Abstract: Previous research has established that when individuals take risk it can influence how attractive they are perceived to be (Sylwester & Pawlowski, 2011). Because the types of risks that have been examined are varied, it is hard to understand the precise nature of these effects. In the present study we address this issue by focusing on the effect of physical risk taking such as willingness to run on a frozen pond. We examine the effect of physical risk taking on perceived attractiveness for both men and women at high, moderate, and low levels of risk. We also examine how risk taking influences desirability of short-term and long-term relationships. 56 participants were recruited for this study. Results showed that medium risk takers were viewed as more attractive for both men and women. In addition, individuals in this study preferred to engage in short-term relationships and long-term relationships with medium risk takers. When subjects were introduced to a new variable (i.e. medium risk takers), results seemed to yield different results then from previous studies. Implications can be drawn that individuals seem to like a balanced romantic partner in both short-term and long-term relationships. Several explanations can address these outcomes such as high risk takers can put their partners in more dangerous situations. Future research should focus on financial, health, social, and legal risk taking and its influence on attractiveness.

"Cosa de Locos": Myths, Beliefs, and Mental Health Needs of Undocumented Latino Immigrants in San Diego.

Conducted at San Diego State University/ University of California San Diego as part of a collaboration with the Clinical Psychology Department during summer research program.

Authors: L. M. Garcini 1, A. Gonzalez 1, M. Ulibarri 1, E. A. Klonoff 1, J. Pena, & E. Altamirano.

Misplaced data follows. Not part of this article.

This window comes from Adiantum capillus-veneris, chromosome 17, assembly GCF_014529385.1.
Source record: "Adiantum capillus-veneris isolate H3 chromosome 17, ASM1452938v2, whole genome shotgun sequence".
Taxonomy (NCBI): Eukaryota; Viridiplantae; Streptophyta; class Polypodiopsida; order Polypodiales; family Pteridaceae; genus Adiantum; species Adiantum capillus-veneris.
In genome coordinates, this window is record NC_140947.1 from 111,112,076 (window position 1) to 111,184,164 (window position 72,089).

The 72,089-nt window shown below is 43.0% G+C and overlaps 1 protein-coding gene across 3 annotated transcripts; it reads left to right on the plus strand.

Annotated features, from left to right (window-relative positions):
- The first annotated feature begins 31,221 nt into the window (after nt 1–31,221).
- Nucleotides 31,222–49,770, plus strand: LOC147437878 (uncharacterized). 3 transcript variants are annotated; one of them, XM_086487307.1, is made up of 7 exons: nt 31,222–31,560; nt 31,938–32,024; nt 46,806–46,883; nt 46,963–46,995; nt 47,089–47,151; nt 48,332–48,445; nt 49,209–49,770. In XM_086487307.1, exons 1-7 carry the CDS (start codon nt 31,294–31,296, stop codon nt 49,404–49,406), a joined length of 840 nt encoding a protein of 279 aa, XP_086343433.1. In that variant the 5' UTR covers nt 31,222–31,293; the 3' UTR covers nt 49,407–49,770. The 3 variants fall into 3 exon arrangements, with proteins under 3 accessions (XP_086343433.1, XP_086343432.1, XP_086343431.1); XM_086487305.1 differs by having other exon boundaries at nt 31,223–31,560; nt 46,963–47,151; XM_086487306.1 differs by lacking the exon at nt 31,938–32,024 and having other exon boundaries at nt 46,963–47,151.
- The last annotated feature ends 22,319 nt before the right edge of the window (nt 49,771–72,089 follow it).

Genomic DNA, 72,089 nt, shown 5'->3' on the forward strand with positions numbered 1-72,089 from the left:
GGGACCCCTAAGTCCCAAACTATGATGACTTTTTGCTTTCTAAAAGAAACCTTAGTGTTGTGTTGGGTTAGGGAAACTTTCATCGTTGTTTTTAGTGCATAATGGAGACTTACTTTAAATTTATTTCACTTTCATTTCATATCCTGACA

Abstract: For the majority of undocumented immigrants (UIs), immigration to the United States presents with multiple stressors, which may increase risk for emotional disturbance and compromise mental health. Yet, research to inform the mental health of undocumented immigrants is scant (Garcini, et al., under review), and additional information is needed to develop prevention interventions and treatments that are culture and context-sensitive. Objective: This study is part of formative research aimed to identify the mental health needs of UIs Latinos in San Diego, including exploring relevant myths, beliefs, risk and protective factors related to mental health among UIs. Methods: Qualitative data was obtained from focus groups and in-depth interviews with members of the undocumented community in San Diego, as well as from key informant interviews with researchers, health providers, community health workers, spiritual leaders, and activists knowledgeable of the needs of UIs in San Diego. Qualitative data was audiotaped, transcribed, and analyzed through systematic methods outlined by Miles and Huberman (1994) using NVivo V.10. Results: Preliminary results showed that the is a lack of information and widespead stigma associated to the discussion of mental health issues in this population, and that mental health disorders are often perceived negatively as "cosa de locos" or associated to "mental retardation." Shame, guilt, and fear (i.e., rejection, isolation, functional limitation, getting labeled as unreliable, being victim of gossip) were identified as common concerns associated to the discussion of mental health issues in this community. Mixed beliefs were identified in regards to the treatment of mental health disorders, with some participants expressing support for the use of medication and therapy, while others expressed doubt regarding the effectiveness of any type of mental health treatment. Moreover, distress was identified as prevalent in this population, and it was described as presenting in the form of fear, irritability, fatigue, and somatic symptoms, with less insight as to how long-term distress may compromise mental health. Nervios was also identified as a common and normal experience, primarily among women and immigrants recently arrived, given fear of deportation, limited English proficiency, limited work, and financial hardship. Protective factors identified as useful to cope with distress included religiosity, English proficiency, family unity and communication, satisfaction related to providing financial comfort to family in the country of origin, and hope for legalization or "agarrar papeles." Conclusion: Prevention and eduational interventions aimed to address the mental health needs of UIs should focus on reducing stigma, increase education (e.g., develop an understanding of how somatization and distress are associated to mental health), and facilitate the development of coping skills that are contextually and culturally relevant to this population. Specific recommendations for the development of the aforementioned interventions will be outlined, including delivery format, relevant content, and tips for building trust and the therapeutic alliance.